Effects of semantic treatment on verbal communication and linguistic processing in aphasia after stroke: a randomized controlled trial.
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BACKGROUND AND PURPOSE: Semantic deficits, deficits in word meaning, have a large impact on aphasic patients' verbal communication. We investigated the effects of semantic treatment on verbal communication in a randomized controlled trial. METHODS: Fifty-eight patients with a combined semantic and phonological deficit were randomized to receive either semantic treatment or the control treatment focused on word sound (phonology). Fifty-five patients completed pretreatment and posttreatment assessment of verbal communication (Amsterdam Nijmegen Everyday Language Test [ANELT]). In an on-treatment analysis (n=46), treatment-specific effects on semantic and phonological measures were explored. RESULTS: Both groups improved on the ANELT, with no difference between groups in overall score (difference, -1.1; 95% confidence interval [CI], -5.3 to 3.1). After semantic treatment, patients improved on a semantic measure (mean improvement, 2.9; 95% CI, 1.2 to 4.6), whereas after phonological treatment, patients improved on phonological measures (mean improvement, 3.0; 95% CI, 1.4 to 4.7, and 3.0; 95% CI, 1.2 to 4.7). CONCLUSIONS: No differences in primary outcome were noted between the 2 treatments. Our findings challenge the current notion that semantic treatment is more effective than phonological treatment for patients with a combined semantic and phonological deficit. The selective gains on the semantic and phonological measures suggest that improved verbal communication was achieved in a different way for each treatment group.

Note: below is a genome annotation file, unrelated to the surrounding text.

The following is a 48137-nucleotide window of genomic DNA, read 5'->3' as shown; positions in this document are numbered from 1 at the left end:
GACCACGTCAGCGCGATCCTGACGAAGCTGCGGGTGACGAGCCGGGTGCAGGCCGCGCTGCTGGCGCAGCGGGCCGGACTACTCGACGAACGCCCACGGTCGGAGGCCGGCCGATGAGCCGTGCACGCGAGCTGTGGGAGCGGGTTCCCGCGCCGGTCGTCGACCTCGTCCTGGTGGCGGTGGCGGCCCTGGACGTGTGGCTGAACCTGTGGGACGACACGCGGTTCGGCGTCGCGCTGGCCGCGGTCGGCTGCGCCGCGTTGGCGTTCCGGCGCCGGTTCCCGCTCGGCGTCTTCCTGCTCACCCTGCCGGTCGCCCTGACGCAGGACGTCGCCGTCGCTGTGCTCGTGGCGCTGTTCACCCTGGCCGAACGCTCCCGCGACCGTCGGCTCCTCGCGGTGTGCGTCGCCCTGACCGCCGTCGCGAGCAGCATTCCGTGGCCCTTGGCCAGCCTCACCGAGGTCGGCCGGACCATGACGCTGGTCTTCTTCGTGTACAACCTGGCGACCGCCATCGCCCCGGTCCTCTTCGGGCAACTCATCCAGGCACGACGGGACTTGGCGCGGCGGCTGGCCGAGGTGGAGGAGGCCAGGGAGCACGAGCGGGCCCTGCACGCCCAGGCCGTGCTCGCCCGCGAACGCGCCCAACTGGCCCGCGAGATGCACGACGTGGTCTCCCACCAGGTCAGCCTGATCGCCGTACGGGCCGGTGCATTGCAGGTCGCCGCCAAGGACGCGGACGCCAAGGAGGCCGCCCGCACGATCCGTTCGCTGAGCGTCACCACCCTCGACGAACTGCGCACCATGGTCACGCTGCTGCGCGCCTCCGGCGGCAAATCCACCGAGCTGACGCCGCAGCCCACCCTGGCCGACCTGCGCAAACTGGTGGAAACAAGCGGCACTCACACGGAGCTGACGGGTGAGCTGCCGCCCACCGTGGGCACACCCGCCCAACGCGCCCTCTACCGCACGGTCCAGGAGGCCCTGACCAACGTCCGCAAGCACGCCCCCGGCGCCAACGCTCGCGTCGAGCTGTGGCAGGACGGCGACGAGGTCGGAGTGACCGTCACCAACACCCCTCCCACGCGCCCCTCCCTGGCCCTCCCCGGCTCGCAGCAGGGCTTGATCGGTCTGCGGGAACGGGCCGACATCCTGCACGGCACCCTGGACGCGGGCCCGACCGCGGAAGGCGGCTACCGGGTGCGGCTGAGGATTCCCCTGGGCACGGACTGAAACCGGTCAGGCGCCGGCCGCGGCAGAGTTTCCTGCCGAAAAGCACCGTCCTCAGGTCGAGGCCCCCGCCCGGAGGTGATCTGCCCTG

- Comparative Study
- Aged, 80 and over
- Research Support, Non-U.S. Gov't
- Middle Aged
- Treatment Outcome
- Single-Blind Method
- Referral and Consultation
- *Verbal Behavior
- Articulation Disorders/etiology/*therapy
- Cerebrovascular Accident/complications/physiopathology/*rehabilitation
- Language Therapy/*methods
- Neuropsychological Tests